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I think this lies at the center of the issue: naturally and unnaturally. That seems to me to be a matter of trust.

I’m not slow because I’m

  • not paying attention
  • not ready to walk up there when I’m up (unless I’m coming back from the bathroom)
  • at the bar when I’m up

I’m going through a checklist, too, which includes breathing. Slowly. A full breath often takes me 10-12 seconds. If I take one breath on the approach, I’m already slow.

Most my time comes from waiting for other folks. I often let the people beside me throw an extra ball, especially if I know they’re faster on average. That, to me, is real lane courtesy. And that’s what probably slows me down the most.

I’m also the type to grab a ball then come back and wait for my neighbors, rather than grab a ball then jump on the approach. I just never acquired that habit.

It’s similar for me. Grab a ball. Give them a chance to go. Up on the approach. Focused thoughts. One breath. Go.

That’s what I’m trying to do every time. When I have a false start, I slow down. When I try to get out of someone’s way who’s on a roll, I slow things down.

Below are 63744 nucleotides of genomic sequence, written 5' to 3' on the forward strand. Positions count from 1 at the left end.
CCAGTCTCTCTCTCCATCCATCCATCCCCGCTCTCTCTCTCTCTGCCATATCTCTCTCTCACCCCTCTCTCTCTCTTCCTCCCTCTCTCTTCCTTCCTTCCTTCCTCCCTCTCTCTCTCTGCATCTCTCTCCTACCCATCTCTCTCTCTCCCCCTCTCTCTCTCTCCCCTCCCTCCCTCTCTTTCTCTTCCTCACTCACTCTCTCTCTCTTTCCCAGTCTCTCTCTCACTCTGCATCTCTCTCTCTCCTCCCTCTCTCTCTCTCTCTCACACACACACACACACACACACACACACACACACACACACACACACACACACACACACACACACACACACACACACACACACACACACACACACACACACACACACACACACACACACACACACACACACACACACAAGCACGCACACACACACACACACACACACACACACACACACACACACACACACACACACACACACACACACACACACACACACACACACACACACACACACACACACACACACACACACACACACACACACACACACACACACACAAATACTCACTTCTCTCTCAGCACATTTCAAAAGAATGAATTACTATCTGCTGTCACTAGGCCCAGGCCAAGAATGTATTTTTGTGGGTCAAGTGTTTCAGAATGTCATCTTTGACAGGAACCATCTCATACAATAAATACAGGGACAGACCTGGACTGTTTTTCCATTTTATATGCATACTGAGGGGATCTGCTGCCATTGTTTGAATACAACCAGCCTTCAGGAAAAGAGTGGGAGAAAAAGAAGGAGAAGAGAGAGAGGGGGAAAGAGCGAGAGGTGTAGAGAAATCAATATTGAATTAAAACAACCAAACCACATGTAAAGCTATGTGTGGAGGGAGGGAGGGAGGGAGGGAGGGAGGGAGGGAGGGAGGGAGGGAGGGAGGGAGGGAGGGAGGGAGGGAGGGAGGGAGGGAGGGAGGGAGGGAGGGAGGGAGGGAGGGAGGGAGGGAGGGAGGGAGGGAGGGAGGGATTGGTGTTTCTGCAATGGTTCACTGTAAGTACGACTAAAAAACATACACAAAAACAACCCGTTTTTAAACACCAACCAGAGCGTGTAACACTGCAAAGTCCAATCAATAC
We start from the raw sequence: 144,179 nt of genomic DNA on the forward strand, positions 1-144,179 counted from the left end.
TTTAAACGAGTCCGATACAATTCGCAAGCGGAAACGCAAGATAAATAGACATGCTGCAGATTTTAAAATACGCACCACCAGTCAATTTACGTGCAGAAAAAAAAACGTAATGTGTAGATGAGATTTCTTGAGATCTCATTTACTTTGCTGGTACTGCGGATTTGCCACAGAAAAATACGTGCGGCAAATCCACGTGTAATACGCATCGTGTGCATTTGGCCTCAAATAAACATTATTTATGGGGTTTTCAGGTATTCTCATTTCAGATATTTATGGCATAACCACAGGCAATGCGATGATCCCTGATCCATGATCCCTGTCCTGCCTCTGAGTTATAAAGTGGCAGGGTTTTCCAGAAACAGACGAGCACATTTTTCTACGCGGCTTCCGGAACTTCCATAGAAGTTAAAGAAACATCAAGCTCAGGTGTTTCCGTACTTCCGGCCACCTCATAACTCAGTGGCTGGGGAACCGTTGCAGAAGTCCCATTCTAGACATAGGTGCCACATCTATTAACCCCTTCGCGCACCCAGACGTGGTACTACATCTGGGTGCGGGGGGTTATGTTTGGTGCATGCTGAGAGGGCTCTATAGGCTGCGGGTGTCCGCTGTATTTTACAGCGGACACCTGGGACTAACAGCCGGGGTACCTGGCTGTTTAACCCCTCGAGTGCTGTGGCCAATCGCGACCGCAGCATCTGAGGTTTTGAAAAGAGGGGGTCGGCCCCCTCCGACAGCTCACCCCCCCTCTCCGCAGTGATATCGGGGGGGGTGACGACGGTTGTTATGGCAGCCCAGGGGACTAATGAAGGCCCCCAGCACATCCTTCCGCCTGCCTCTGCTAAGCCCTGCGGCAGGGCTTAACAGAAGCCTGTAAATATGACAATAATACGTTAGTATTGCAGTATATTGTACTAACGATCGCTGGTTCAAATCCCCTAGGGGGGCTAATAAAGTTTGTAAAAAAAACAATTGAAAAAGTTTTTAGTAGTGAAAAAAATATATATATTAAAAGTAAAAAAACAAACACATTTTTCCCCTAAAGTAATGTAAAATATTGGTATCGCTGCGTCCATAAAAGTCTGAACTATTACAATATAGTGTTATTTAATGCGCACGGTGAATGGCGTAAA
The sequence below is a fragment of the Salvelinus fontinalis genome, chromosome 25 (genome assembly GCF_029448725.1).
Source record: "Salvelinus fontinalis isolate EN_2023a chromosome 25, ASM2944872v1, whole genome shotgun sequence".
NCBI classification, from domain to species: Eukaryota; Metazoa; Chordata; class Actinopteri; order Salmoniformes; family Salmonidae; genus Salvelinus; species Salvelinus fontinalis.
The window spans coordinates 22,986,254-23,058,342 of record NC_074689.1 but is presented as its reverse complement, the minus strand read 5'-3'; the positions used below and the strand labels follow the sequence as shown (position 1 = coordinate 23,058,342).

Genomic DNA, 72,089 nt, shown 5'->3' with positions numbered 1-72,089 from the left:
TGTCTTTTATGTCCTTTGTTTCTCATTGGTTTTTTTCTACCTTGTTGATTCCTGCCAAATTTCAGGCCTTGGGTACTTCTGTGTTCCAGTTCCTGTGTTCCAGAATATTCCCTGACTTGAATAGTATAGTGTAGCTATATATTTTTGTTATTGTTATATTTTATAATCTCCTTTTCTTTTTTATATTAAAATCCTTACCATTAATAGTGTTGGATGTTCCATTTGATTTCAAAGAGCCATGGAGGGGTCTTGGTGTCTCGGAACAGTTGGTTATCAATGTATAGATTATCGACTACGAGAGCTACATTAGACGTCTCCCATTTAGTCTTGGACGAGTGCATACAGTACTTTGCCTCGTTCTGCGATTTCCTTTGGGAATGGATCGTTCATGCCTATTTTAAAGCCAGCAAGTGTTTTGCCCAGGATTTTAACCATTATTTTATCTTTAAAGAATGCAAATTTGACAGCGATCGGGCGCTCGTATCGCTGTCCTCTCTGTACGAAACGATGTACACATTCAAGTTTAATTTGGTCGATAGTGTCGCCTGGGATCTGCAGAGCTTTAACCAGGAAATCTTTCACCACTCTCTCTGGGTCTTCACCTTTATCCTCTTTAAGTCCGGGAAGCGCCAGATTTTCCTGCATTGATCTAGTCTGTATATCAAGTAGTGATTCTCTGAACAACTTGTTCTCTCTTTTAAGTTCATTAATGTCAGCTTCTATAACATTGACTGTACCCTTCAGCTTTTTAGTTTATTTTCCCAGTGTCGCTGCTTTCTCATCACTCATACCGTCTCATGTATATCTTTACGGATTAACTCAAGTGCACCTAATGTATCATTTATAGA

As a player who has tried to get quicker in order to appease the masses, you can’t compromise who you are.

I’ve had numerous conversations with upper-elite players on the subject and the general consensus is at the end of the day… you have to be you!

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Yes. At the same time, it’s a short walk from here to spite. I know you’re not there, but someone will go there, and I don’t think that helps.

I’m more interested in what you do with all that time. I suspect that if more people knew what we were doing, it might be easier to let everyone be as they are.

I agree with you. I know this year I’ve tried to be quicker in some tourneys and it’s cost me negatively in the score sometimes.

I’m working on the time it takes for me to get set, which is far longer than the approach and shot itself.

Sometimes the rain delay is mostly pre-shot, which I can minimize if my focus and concentration is better off the lanes.

I know I’m often waiting for my breath cycle to step up onto the approach, so that I’m timed well when I get up there to take just one breath then go. What are you usually waiting for to feel set?

I’m really interested in what average-to-faster players have to say about all this. I have heard about complaints towards the pace of play especially at the 2023 Autumn Open. I was there, so I was part of it.

It’s a tough line to figure out. I’m perhaps one of the faster bowlers at a tournament, but that’s just my mindset. I can easily get too into my head and I overthink every little thing and that’s when I start faltering more and more. I can’t grab my ball and stay at the back of the lane going through a checklist mentally. My body has been doing this for enough years that I trust it to know what to do. Granted, I’ve had my sliding knee become compromised over the last year or two, with Iliotibial Band Syndrome, Osgood Schlatters Disease, as well as a partially strained/torn MCL (Knee Specialist hasn’t fully diagnosed this yet, but he knows the MCL is compromised), so it’s definitely affected everything overall.